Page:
Created by the City of Nice, Phoenix Park opened in 1990. It was built on an old swamp. Hence the name of the crossroads where it is located is 'snouillères'. Its name, 'Phoenix'' comes from the 'Phoenix canariensis' palm, the Canary date palm, now used as an ornamental plant worldwide.
No less than 14,000 m3 of land and 2,000 tons of rocks were used for its construction. Artificial valleys have been created to keep water away from the roots of plantations and to better highlight certain subjects. The park houses a greenhouse, one of the largest in the world. Everything is staged here to offer fireworks of colors and scents to visitors.
In 1989, the United States of America offered the park a Sequoia sempervirens to commemorate the bicentenary of the French Revolution. The attraction of the park worth seeing is the statue of President Roosevelt that lies next to it.
There are 350 palm trees divided into 52 species (31 in the greenhouse and 21 outside). You will find many Canarian dates and Mexican Washingtonia, while tropical species such as Cocotier, Christmas palm, Royal palm, etc., are presented under the greenhouse. Go on an exploration of these unique species to learn more about plants and their families.
Originally dedicated to hosting a floral and arborescent universe, the park also welcomes animals as another attraction. Many animal kingdom species represented here are lemurs, white brushed ouistitis, otters, wallabies, and many other species.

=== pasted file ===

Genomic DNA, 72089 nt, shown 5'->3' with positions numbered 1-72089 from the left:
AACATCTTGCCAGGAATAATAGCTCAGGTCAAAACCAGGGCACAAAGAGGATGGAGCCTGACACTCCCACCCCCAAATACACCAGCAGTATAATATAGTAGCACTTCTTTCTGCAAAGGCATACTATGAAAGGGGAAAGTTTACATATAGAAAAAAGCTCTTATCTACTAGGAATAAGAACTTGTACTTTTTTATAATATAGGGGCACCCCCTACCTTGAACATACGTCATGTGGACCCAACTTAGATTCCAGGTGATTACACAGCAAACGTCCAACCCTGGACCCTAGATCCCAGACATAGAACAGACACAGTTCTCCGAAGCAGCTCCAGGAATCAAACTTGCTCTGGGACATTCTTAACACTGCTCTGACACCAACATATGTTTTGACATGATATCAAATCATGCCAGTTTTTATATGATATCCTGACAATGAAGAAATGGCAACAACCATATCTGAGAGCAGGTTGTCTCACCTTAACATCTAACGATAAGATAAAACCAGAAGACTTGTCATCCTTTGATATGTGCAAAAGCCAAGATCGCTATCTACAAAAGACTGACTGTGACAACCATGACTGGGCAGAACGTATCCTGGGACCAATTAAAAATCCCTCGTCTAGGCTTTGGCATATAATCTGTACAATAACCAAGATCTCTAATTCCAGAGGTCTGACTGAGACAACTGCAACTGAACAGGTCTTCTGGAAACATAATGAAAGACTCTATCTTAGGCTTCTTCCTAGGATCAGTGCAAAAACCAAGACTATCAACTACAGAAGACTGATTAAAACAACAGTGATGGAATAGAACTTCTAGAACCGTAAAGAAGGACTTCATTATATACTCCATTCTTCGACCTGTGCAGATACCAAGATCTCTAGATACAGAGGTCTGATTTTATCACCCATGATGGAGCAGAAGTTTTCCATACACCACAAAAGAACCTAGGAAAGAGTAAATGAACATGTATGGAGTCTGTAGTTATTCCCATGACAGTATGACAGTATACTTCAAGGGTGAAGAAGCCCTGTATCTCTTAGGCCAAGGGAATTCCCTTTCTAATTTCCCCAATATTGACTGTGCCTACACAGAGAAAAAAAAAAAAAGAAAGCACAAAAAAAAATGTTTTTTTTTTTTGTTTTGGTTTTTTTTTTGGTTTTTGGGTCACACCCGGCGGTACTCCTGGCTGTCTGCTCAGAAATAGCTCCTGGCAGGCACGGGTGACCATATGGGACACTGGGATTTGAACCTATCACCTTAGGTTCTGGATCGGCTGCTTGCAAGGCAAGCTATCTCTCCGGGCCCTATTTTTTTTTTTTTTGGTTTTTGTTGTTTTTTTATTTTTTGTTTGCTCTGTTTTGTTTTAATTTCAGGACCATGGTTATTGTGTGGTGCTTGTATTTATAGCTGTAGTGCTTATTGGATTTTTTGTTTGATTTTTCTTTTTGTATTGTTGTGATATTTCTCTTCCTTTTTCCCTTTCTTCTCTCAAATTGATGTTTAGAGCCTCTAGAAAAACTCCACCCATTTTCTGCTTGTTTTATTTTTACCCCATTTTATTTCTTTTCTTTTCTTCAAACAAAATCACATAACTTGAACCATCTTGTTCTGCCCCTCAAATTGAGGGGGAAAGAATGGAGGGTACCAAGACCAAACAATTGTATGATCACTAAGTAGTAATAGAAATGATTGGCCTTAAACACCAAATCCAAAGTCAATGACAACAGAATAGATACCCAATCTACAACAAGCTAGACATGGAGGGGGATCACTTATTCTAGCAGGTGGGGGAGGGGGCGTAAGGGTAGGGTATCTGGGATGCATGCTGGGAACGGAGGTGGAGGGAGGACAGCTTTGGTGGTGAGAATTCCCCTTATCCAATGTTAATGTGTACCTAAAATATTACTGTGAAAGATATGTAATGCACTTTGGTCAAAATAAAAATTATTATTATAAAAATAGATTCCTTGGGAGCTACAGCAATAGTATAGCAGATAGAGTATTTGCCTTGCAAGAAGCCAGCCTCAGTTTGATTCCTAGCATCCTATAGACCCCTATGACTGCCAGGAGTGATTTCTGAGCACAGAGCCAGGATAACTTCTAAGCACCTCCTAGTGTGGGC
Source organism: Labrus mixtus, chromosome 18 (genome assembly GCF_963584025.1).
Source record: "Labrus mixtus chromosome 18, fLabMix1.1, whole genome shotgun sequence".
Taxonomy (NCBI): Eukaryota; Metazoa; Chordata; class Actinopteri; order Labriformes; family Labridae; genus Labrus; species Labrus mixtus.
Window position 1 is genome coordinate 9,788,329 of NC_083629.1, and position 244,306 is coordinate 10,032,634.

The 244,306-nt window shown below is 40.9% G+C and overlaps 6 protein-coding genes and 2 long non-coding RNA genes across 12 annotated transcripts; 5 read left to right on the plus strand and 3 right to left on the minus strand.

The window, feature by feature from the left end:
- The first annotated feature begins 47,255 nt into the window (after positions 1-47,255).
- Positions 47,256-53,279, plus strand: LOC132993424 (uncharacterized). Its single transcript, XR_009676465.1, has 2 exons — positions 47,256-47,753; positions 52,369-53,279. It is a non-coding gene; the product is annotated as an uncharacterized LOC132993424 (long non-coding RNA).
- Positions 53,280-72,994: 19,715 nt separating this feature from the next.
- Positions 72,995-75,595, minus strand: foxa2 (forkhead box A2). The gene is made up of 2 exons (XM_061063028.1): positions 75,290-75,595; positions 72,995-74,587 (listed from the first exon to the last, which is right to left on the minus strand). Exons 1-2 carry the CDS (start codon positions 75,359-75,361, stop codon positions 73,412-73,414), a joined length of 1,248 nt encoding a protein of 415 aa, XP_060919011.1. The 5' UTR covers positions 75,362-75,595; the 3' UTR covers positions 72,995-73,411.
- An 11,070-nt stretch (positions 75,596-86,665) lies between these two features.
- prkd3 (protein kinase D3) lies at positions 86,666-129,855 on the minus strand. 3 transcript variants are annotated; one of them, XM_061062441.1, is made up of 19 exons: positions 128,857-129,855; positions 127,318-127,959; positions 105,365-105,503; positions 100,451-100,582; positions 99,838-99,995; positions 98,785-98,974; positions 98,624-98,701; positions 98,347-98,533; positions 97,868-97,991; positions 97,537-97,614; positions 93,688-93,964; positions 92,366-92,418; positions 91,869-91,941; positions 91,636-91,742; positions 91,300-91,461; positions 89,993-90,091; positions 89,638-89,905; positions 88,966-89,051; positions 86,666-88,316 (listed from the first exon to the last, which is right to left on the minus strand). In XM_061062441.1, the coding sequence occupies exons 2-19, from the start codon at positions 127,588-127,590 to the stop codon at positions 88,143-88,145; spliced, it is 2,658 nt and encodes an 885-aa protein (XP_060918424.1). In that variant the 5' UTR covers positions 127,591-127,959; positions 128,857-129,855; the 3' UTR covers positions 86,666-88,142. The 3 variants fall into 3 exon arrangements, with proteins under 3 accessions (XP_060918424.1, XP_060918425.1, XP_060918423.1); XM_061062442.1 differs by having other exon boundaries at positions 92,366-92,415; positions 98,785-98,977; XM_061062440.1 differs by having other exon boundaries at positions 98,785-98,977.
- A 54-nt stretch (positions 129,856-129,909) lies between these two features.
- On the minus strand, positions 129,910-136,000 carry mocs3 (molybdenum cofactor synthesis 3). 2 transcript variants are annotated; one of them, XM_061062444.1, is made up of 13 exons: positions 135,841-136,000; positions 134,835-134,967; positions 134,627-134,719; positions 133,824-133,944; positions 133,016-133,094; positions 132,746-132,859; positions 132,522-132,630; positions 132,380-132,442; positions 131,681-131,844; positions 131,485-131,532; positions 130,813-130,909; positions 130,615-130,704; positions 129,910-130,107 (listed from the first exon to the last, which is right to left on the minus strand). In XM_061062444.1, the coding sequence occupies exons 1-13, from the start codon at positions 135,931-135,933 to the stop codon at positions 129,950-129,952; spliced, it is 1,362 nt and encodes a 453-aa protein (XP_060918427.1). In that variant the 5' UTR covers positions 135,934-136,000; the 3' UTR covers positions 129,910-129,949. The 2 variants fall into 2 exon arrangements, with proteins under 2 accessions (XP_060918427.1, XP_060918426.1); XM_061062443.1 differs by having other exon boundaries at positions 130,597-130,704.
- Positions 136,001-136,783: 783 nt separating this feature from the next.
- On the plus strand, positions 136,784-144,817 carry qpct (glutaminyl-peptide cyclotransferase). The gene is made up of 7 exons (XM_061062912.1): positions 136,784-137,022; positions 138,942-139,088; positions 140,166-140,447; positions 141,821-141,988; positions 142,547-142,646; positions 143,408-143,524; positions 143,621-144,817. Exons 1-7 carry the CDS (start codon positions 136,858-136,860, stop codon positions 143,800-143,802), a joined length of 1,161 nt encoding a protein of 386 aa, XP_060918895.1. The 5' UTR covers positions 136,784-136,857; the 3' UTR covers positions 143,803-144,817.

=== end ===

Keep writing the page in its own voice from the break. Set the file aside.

Kids will love a broad group of multicolored macaws who can break a nut from their beak to entertain them. Check out Kookaburras, a fearful carnivorous predator. This giant hunter-king is mainly known for the powerful and unforgettable territorial cry he usually utters in the morning and evening.
Among the various species of birds, pink flamants are a total delight to the eye. Watching them dance in the water and be playful throughout the day is fun.
The park also houses Anatides, a family of water-fed waterbirds. These include Swans, Geese, and Ducks. A multitude of their species is represented on the great central lake. You can feed them biscuits and play around with them for some fun.
Phoenix Park offers educational visits for kindergarten students. They are free of charge and must be reserved in advance. The proposed program instills knowledge about the animal, plant, and environmental world.
405 Promenade des Anglais, 06200 Nice France